by Chuck Faulkner and Edward
J. Sonntag lived for art alone. He was born in Astoria, New York,
on October 12, 1900. At the age of 16 he studied at the Pratt
Institute of Art in New York, showing great talent and excellent
grades. Harry also studied at the Art Students League for a few
years. He left school saying "everyone is just copying what
has been done, or copying one anothers style." Harry
took odd jobs around Manhattan to keep himself in brushes and
paint and to cover his rent. Sometime in the 1940s, Harry lost
his entire art studio and most of his works in a fire. He went
out on the road, hitching rides that took him from Wisconsin
to California and Washington state, before ending in the Florida
Keys. With little money and not much use for it, Harry found
a spot by a small bay near what is now called Rock Harbor.
Sonntag built a wooden shack
down by the water from driftwood and other debris found along
the shore. Being close to the water gave him access to fish and
seaweed for food and bathing facilities. He also had a garden
and grew greens and tomatoes.
Locals recall him as always
having a fire going and he would use the smoke to cover his body
to keep off the mosquitoes. Harry was always inspired by the
Keys sunsets and nature. This marshland and tropical setting
was all he wanted as his backdrop.
After using his little shack
for his home and studio for two years, Harry took over an abandoned
Key lime packing shed along U.S. One and converted it into the
Key Largo Art Gallery. It was perfect for his needs and the rent
was cheap! Free! Harry painted from Key Largo to Rock Harbor
and Tavernier and south to Key West, capturing nature at its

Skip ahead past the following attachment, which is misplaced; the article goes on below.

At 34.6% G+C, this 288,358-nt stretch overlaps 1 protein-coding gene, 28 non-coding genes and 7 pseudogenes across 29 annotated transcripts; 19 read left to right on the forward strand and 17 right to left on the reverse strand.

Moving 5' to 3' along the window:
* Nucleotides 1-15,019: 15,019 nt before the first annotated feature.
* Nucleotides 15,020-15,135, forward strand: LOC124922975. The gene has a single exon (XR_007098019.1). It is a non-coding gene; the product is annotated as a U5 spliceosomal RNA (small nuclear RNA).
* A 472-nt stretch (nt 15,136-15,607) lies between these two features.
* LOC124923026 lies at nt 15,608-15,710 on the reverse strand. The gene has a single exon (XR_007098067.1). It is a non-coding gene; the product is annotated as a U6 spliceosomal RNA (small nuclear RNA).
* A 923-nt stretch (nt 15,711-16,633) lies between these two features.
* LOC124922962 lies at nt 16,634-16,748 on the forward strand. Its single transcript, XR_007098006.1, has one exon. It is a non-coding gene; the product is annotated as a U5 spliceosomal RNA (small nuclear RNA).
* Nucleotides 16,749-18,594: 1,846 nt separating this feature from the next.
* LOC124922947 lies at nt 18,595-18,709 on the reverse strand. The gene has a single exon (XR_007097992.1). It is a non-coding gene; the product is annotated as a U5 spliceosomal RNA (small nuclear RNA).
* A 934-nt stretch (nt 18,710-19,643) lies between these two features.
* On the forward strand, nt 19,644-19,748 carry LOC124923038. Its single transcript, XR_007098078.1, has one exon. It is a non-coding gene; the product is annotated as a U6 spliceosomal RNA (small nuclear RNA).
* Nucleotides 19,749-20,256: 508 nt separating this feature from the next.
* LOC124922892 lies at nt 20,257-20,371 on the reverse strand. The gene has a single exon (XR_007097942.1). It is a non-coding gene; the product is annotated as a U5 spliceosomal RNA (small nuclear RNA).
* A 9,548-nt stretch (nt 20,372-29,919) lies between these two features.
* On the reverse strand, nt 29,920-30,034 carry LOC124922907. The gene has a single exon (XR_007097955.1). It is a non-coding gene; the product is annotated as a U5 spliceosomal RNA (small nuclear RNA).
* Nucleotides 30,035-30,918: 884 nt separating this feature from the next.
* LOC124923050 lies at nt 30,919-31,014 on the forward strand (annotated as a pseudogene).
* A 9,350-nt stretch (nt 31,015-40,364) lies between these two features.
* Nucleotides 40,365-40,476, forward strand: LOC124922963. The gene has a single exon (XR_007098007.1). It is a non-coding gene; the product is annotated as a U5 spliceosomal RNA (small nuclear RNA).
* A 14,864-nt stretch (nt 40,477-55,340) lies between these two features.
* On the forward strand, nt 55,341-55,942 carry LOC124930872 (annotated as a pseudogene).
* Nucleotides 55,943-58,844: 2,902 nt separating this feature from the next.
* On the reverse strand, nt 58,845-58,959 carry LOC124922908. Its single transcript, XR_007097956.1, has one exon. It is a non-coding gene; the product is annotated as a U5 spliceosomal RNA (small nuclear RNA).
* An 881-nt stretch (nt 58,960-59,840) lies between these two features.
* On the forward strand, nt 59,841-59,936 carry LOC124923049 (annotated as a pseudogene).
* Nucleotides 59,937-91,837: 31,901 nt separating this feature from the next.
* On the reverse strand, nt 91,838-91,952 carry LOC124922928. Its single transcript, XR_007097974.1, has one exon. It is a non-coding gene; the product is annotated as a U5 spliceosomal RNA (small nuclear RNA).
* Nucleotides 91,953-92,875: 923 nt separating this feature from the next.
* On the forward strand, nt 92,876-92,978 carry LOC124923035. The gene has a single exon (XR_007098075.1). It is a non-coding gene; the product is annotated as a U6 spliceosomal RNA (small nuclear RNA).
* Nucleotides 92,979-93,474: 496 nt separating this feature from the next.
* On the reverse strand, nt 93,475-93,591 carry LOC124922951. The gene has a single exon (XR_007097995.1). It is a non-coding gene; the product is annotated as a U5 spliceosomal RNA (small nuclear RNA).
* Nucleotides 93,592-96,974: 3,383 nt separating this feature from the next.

best. He had no transportation so he walked or hitched a ride
wherever he went.
Harry would put a price on
his paintings and that was it. No matter how badly he needed
the money, lower offers were refused or ignored. Sales apparently
were not a major concern. According to an article published in
1952 in the Miami News, those who stopped often found his art
gallery closed. The newspaper writer quoted Mr. Sonntag, "Art
is the universal language and my desire is to bring beauty to
the multitude so people may realize how lovely is this world."
In the Keys, the writer noted, "He has found greater happiness
and satisfaction than he has ever known in his not un-colorful
life." Harry stayed in the Keys 'til around 1955 or 56 when
he landed on St.Thomas, in the U.S. Virgin Islands.
16 X 20 inches, signed H.J. Sonntag
In 1992 Chuck Faulkner came upon a woman
cleaning out a storage unit in Kissimmee, Florida. She told them
how she and her husband, in 1960, found a bag of artwork under
a bed in a rooming house on St.Thomas. They contacted the landlord
and he did not want the art. They brought the items back to the
mainland and put them in storage. She no longer had any interest
in the paintings and suggested Faulkner take them. Faulkner at
that time did not realize what a treasure he had in his possession.
In the bag with the art were
newspaper clippings from the Miami News dated 1952, '53 and '54.
The interviews mentioned where Harry went to school and brief
words about where he had traveled. Faulkner was able to obtain